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Many seniors will pay double the monthly copay for angiotensin receptor blockers under the Medicare Part D drug plan compared with their previous plans
Under the Medicare Part D prescription drug benefit, individual prescription drug plans (PDPs) must include at least two drugs in each medication class defined by their drug formularies. The inclusion of angiotensin receptor blockers (ARBs) on the formularies of Medicare Part D PDPs is critical to the health of seniors who cannot tolerate angiotensin-converting enzyme (ACE) inhibitors, which are in the same drug category.
These medications are used to treat hypertension and congestive heart failure and to prevent end-stage renal disease. There are no generic ARBs at this time, and brand-name ARBs currently cost four to five times more than generic ACE inhibitors. Seniors without prior drug coverage may save some money on ARBs under Part D after taking into account the Medicare Part D premium they must pay. However, many seniors who previously paid with private insurance will pay twice as much in average monthly copays for ARBs under Part D, concludes a new study.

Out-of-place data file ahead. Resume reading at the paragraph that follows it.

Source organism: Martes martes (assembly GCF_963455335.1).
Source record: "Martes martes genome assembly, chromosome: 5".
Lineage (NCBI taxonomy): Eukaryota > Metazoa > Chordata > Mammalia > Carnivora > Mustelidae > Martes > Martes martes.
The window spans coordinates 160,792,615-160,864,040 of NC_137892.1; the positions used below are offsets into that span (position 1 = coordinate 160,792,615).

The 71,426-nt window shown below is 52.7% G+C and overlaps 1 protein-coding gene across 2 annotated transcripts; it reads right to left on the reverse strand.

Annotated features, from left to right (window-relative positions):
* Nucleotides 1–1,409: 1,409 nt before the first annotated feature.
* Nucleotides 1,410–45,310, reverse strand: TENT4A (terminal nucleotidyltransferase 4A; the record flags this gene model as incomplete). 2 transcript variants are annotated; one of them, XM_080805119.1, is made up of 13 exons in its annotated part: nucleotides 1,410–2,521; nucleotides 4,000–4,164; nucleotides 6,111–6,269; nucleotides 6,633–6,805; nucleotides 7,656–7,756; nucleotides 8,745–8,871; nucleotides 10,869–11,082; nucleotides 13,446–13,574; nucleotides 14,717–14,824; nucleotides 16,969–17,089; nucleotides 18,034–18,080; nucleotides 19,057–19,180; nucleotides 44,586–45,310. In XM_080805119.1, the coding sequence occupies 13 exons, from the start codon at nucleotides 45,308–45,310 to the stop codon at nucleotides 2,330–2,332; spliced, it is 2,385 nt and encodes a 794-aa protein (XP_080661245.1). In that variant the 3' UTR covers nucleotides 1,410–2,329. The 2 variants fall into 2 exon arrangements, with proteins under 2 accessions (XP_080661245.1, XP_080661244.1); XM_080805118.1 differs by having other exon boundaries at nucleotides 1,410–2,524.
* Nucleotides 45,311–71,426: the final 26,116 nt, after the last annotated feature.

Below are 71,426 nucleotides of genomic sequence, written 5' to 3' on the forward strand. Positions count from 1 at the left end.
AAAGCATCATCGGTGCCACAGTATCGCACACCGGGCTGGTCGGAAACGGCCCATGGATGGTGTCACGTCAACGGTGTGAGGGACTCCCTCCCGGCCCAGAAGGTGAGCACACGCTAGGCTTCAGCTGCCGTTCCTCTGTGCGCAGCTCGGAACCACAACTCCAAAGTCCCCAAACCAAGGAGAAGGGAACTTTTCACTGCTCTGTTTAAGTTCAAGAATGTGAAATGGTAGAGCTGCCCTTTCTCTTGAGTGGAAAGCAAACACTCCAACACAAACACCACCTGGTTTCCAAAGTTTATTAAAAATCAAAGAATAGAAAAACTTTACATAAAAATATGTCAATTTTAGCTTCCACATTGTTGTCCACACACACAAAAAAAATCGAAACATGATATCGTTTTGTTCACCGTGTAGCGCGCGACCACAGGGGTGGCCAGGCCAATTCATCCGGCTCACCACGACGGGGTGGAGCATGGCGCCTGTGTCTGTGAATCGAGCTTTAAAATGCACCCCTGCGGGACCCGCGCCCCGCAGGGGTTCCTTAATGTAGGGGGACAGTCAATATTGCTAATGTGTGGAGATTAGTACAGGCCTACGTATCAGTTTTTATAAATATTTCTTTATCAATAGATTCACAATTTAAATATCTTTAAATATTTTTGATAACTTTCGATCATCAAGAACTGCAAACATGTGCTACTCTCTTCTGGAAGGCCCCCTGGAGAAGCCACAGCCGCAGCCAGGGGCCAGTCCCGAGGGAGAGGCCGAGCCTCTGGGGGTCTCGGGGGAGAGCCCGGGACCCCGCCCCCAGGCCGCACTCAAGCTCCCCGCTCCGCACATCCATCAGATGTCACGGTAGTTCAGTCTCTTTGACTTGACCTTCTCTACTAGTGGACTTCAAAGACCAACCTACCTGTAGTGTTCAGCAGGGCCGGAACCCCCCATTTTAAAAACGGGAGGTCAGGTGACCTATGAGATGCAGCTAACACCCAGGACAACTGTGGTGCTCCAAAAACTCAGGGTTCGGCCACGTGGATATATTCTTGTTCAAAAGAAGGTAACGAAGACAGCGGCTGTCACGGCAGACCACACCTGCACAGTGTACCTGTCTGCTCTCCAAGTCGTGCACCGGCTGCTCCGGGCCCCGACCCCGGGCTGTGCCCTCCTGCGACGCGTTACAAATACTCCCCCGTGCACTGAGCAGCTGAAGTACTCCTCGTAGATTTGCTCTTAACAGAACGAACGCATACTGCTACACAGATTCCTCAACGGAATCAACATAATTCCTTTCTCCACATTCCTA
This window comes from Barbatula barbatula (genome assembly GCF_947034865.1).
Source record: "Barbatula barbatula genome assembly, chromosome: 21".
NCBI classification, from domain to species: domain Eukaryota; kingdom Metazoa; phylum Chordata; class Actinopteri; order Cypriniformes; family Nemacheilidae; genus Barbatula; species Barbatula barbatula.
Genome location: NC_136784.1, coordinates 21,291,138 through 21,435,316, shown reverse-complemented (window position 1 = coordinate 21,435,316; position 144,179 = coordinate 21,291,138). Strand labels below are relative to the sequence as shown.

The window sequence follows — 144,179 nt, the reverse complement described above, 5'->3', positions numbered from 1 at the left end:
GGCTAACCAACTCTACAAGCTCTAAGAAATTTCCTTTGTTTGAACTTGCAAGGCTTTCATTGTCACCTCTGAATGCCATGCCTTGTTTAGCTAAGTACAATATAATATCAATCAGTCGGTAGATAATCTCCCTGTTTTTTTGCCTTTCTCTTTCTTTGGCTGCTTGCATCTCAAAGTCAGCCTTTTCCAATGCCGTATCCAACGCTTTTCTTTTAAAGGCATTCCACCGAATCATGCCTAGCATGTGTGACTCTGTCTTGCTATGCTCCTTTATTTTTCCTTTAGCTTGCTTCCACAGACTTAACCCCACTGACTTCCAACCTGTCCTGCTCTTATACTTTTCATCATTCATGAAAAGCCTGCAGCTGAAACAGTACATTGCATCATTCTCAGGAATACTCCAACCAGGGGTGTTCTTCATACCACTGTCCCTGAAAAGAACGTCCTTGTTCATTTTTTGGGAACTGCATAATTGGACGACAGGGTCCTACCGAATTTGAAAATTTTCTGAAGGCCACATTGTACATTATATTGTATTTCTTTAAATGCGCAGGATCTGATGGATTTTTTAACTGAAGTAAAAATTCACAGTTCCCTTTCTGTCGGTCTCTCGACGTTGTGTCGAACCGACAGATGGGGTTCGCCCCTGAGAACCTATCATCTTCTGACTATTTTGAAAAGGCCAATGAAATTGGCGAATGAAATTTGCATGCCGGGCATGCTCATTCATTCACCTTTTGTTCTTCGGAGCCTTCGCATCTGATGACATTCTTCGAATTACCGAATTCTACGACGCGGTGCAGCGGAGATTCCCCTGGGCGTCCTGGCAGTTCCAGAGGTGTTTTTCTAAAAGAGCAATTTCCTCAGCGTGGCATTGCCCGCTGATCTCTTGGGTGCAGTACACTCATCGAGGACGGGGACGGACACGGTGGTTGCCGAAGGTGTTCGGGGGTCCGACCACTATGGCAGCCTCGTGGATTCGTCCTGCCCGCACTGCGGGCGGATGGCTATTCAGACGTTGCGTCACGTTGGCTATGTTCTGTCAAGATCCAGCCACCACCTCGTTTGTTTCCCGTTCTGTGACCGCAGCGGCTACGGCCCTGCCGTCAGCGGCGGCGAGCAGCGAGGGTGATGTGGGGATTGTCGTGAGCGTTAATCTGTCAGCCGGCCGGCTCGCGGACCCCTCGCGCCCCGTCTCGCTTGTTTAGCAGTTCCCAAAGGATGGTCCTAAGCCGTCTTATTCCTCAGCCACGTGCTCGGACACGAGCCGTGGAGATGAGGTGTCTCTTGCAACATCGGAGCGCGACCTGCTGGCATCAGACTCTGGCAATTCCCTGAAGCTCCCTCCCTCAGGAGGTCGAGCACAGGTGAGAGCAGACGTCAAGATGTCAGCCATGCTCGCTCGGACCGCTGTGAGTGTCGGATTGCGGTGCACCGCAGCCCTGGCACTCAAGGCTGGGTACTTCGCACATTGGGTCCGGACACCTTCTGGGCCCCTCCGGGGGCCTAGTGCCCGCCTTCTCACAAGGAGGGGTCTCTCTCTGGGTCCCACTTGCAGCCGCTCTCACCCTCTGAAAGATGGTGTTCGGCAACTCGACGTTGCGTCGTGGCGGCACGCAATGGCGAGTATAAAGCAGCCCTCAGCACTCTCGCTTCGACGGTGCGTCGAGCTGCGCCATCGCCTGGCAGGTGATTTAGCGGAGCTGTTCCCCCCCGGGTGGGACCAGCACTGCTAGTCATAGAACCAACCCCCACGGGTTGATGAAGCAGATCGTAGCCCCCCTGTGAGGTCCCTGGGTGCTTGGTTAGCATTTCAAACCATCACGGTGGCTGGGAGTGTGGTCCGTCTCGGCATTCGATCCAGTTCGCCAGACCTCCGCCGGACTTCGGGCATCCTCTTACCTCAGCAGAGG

Also, few plans offer any gap coverage for brand-name drugs, so an estimated 46 to 51 percent of seniors will end up paying the full cost of ARBs once they reach the "donut hole," if they do not have gap coverage.
The "donut hole" is the second phase of Part D coverage, when seniors must pay 100 percent of drug costs out of their own pocket. It follows the first phase, when beneficiaries pay a deductible and about 25 percent of drugs costs, and is before the third phase, when they pay about 5 percent of drug costs.
Researchers analyzed formulary information contained on the March 2006 PDP Formulary and Pharmacy network, on the 7 approved ARBS for all 1,446 PDPs in the country. They also analyzed data from the 2002 and 2003 Medical Expenditure Panel Surveys to estimate the number of seniors using ARBs and their associated copays.
ARBs were included on the drug formularies of all 1,446 plans. In 2003, 70 percent of seniors who filled a prescription for an ARB used either valsartan or losartan. The average monthly copay for the most commonly used ARB, valsartan, was $28 under Part D, $14 before Part D for individuals who had prescription drug coverage, and $53 before Part D for individuals without prior coverage. Thus, seniors who paid for their medications completely out-of-pocket (self-pay) before Part D may pay a lower average amount for their ARB if they join a PDP. However, individuals who had supplemental drug coverage and paid between $11.76 and $15.58 for their 30-day supplies of ARBs would pay substantially more under Part D.
The study was supported in part by the Agency for Healthcare Research and Quality (HS10771 and HS10856).
More details are in "Angiotensin receptor blockers on the formularies of Medicare drug plans," by Walid F. Gellad, M.D., Haiden A. Huskamp, Ph.D., Kathryn A. Phillips, Ph.D., and Jennifer S. Haas, M.D., M.S.P.H., in the August 2007 Journal of General Internal Medicine 22, pp. 1172-1175.
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